While his critics accuse him of misleading the court and of giving convenient and contradictory opinions to suit the government, Attorney-General Goolam Vahanvati has never been pulled up by the apex court or held guilty of misrepresenting facts. Activist-lawyer Prashant Bhushan pulls no punches and offers an explanation to Uttam Sengupta. Excerpts:
You and the attorney-general, to put it mildly, have no love lost between you. What provokes such antagonism?
A dishonest government needs a dishonest law officer to legitimise their corrupt decisions. And the present A-G unfortunately has been shielding the government’s questionable decisions.
You even called him a liar in court. Was that just courtroom bluster?
When he denied in court having seen the CBI’s status report on the Coalgate scam, I did say he was lying. By that time the letter addressed to him by the additional solicitor-general, Harin Raval, was in the public domain. Raval had quit and had stated that the A-G had misled the court.
But why didn’t the court pull him up then? Why was it so indulgent?
I can only speculate. The bench is possibly hesitant about taking action against the highest law officer of the government who is appearing before them every day. Perhaps they are meeting him socially and you do tend to be a little diffident in cases involving such people.
You say the A-G is giving dishonest advice to the government, shielding the corrupt and misleading the court. And yet the Supreme Court of India does not take any action?
His role in shielding Anil Ambani—who he calls a friend, in the 2G scam and Reliance Power case–and the Ruias are there for everyone to see. His advice in the disproportionate assets cases against Mulayam Singh Yadav and Mayawati are also questionable. And yes, the Supreme Court has been soft on the A-G.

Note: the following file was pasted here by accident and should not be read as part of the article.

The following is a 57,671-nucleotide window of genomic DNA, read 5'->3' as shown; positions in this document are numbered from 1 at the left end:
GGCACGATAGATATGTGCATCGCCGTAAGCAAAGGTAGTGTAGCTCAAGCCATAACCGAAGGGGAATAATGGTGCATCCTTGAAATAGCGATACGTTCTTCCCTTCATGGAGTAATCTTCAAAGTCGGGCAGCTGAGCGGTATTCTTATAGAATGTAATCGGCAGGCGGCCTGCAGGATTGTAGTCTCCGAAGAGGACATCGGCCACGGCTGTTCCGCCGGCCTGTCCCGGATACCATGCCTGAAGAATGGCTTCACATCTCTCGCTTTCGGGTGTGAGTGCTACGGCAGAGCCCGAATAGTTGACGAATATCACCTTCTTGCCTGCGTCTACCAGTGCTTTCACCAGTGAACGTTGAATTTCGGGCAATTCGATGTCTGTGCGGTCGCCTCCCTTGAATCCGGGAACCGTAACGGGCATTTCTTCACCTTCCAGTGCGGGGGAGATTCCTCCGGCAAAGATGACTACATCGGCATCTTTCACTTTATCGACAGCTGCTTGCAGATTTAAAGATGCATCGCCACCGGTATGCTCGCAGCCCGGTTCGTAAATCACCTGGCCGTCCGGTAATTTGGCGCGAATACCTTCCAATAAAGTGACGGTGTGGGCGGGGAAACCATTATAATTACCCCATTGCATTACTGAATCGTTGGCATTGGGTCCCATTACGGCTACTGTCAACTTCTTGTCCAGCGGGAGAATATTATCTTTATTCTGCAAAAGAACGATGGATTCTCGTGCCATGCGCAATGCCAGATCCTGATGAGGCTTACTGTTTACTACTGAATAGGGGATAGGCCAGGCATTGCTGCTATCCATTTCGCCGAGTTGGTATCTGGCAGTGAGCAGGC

Could the A-G have done things differently?
He could have recused himself from cases involving his “friends”. But he never did that.
Why do you think he gets away if his conduct is so questionable?
The attorney-general is, of course, very smart. All people like that are. He is also socially active and is smooth. He is very deferential to the court, very polite. The day I called him a liar in court, he came up to me and said, “Prashant, you must believe me. I really did not see the report.” When you are so brazen, you can get away with anything. Had his personality been different, had he been arrogant and aloof, the court’s attitude would have been different perhaps.
There are people in the bar, however, who are sympathetic to him. Former attorney-general Soli Sorabjee, for example....
Mr Sorabjee will be sympathetic towards all dishonest lawyers. When he was the attorney-general, he had attended a meeting in London with the Hindujas and their lawyers from the law firm of Clifford Chance. And the minutes of the meeting quoted him advising that the Hindujas should get the ministries to seek an opinion from him, and then he would give an opinion that would suit them. I had then written in Frontline criticising Mr Sorabjee.
What was the then A-G’s reaction?
The same as Mr Vahanvati’s. He came up to me and said, “Prashant, I wish you had checked with me before writing the article; I would have set the record straight.” It is a sign of the times. If tomorrow a video footage shows the A-G accepting money, I don’t think either he or the government would be perturbed. They would laconically say that the footage should be sent for forensic examination and that it was mischievous and mala fide. Nobody blinks an eyelid.
Has there been a precedent to Vahanvati’s conduct?
The only comparable name that comes to mind is G. Ramaswamy who was the attorney-general in 1990-91. But his tenure was short.